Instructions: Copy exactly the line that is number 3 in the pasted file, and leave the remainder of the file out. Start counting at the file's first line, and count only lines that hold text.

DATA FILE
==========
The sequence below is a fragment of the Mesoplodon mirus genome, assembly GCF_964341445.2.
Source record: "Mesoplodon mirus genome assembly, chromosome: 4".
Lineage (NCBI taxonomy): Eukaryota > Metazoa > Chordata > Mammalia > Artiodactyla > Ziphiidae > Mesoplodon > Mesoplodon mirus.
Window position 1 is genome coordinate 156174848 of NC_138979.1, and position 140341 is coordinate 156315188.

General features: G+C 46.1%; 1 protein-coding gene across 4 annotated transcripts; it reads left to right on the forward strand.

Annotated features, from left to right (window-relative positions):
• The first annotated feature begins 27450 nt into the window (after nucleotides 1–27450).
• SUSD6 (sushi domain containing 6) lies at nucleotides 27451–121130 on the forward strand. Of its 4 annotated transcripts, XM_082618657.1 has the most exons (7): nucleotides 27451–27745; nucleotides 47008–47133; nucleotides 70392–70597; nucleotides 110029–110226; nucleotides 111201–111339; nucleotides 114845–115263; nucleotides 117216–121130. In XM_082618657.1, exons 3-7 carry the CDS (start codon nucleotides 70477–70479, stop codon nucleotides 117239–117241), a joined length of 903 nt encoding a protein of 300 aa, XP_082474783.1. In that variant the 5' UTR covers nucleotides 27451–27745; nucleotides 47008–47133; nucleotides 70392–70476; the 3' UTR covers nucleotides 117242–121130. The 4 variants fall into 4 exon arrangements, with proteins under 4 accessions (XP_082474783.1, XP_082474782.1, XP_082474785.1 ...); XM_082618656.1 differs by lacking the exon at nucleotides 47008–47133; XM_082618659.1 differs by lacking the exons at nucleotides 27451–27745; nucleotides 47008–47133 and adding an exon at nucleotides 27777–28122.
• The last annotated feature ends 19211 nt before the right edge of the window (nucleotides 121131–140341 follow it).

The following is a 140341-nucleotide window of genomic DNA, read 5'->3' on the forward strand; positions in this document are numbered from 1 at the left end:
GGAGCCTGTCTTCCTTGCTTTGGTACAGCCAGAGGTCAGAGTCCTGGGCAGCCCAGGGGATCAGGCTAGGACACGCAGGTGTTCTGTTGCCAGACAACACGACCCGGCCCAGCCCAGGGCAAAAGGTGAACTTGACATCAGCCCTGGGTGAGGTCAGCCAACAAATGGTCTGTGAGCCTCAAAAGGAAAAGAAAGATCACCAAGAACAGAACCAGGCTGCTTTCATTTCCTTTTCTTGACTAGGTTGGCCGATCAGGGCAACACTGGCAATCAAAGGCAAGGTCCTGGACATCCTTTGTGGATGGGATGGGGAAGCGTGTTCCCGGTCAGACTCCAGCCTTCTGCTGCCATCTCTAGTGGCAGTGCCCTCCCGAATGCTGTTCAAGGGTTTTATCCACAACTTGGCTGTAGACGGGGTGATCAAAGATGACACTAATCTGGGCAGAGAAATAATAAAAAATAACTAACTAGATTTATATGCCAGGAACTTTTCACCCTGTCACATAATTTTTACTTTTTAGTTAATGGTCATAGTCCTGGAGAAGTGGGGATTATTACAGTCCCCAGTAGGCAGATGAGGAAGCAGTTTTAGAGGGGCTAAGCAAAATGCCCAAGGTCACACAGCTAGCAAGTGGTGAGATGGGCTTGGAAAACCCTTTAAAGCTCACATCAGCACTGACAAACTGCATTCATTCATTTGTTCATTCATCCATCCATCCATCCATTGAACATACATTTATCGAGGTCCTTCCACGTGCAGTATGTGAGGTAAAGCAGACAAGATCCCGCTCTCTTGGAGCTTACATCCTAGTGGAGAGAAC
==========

Lineage (NCBI taxonomy): Eukaryota > Metazoa > Chordata > Mammalia > Artiodactyla > Ziphiidae > Mesoplodon > Mesoplodon mirus.